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Politics may change landscape for insurance buyers

Politics may change landscape for insurance buyers

The commercial insurance marketplace remains stable and favorable to buyers even as it braces for potential changes from Washington, Willis Towers Watson P.L.C. said Thursday. 

The broker’s 2017 Marketplace Realities report provides line-by-line predictions for the remainder of 2017 and shows a mix of increases, decreases and flat rates.

Joseph C. Peiser, head of casualty broking for Willis Towers Watson North America, wrote in the report’s introduction that change could be coming to trade, taxes, infrastructure and regulation “with the potential to affect our clients, carrier partners and, therefore, the advice we offer.”

“In terms of the marketplace mechanics and price predictions that are the focus of this publication,” Mr. Peiser wrote, “change is one thing we haven’t seen in a while. Will the transformation at hand turn this long, soft market?”

The report said 10 lines of business are expected to see rate decreases: property, casualty, aviation, directors and officers, energy, fidelity, health care professional, international, marine, political risks and terrorism.

The six lines expected to see increases are: auto, cyber, employee benefits, employment practices liability, errors and omissions, and trade credit. 

The property market’s abundant capital continues to sustain an attractive market for buyers, despite deteriorating underwriting results and a 32% increase in catastrophe losses year over year, Willis Towers Watson said. Catastrophe-exposed programs continue to lead the softening cycle.

The report forecasts property rates to decline 5% to 10% for companies without significant exposure to natural disasters, and 5% to 12.5% for those more exposed. 

Global catastrophe losses were $49 billion for 2016 compared with $37 billion for 2015, which translates into a claim increase of 32%, the broker said.

Buyers can also explore new opportunities to expand coverage under their property program to include some cyber events and nonphysical damage, Willis Towers Watson said.

Casualty continues to be a buyer’s market for most companies and most industries. Rates have generally been flat with some single-digit increases or decreases, although auto has consistently seen rate increases in the 3% to 7% range.

Total annual cyber premiums reached $2.5 billion in 2016, the report said, and are set to climb in 2017, with some industry observers expecting premiums to reach $10 billion by 2020.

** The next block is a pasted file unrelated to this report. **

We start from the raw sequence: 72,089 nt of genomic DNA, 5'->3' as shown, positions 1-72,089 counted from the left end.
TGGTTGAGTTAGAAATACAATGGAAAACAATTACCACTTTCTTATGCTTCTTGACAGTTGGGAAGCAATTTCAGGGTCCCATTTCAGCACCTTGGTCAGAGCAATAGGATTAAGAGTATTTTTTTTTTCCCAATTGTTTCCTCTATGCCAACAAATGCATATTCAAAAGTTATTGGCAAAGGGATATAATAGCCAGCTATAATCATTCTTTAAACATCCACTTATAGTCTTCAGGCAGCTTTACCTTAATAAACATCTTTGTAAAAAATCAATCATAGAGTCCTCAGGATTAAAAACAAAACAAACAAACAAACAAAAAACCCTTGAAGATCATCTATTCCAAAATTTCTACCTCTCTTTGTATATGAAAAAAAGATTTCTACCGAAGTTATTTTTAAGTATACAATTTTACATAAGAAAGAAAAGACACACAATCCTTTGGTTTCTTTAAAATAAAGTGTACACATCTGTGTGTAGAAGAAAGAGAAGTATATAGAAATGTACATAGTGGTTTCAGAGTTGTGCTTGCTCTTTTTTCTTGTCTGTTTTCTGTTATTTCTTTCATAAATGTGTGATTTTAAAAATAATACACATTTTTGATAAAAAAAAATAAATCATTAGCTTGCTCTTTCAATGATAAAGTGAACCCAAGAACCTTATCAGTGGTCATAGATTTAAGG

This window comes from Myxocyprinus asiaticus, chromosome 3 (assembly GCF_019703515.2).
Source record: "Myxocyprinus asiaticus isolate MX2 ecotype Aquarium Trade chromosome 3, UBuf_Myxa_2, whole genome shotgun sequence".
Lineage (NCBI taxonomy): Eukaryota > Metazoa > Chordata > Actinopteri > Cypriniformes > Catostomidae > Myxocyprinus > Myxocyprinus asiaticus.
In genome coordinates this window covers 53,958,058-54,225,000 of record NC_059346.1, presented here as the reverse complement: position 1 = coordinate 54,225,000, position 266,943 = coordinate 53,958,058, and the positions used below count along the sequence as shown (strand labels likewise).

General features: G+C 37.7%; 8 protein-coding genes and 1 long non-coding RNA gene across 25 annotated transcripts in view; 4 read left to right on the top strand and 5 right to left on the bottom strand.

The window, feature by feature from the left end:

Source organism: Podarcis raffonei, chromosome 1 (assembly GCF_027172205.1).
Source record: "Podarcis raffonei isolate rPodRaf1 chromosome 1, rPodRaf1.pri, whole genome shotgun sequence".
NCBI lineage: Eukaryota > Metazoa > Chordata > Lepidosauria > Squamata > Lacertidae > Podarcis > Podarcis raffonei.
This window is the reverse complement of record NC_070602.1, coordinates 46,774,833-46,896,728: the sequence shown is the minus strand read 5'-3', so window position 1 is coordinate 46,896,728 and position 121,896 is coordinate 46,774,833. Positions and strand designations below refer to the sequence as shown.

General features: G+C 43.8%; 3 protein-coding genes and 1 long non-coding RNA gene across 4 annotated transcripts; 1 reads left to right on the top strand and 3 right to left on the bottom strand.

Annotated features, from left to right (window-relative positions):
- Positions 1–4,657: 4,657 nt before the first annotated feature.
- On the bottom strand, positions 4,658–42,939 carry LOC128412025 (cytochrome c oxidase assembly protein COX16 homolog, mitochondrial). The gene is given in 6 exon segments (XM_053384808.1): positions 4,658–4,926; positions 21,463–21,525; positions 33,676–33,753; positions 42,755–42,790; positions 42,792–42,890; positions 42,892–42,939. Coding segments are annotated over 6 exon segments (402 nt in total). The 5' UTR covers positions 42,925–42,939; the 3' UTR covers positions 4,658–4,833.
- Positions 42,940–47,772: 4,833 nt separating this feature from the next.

“Cyber renewals continue to see primary and excess premium increases in the 5% to 10% range for most buyers,” the report said. “(Point of sale) retailers and large health care companies are still seeing increases, but nowhere near the level following the mega breaches in 2014 and 2015. In 2016, a few clients with strong controls saw either no premium increase or a slight premium reduction. Increased competition in the marketplace has also played a factor.”

In the financial and executive risk lines, Willis Towers Watson said ample capacity and competition continue to drive a soft D&O liability market. 

With innovation, buyers have an opportunity to get more value out of their D&O coverage, particularly in the areas of investigations, cyber-related D&O protections and mergers and acquisitions exposures. However, the report said the record number of first-quarter securities class action filings could potentially reverse the soft market.

Despite rising political risk exposures across the globe, the political risk insurance market remains open and competitive due to the continued influx of capital, with some exceptions in the riskiest locales. 

However, the report warned multinational companies to consider buying political risk coverage on operations worldwide — particularly for select regions —while it is still available, as coverage will tighten considerably after an event.

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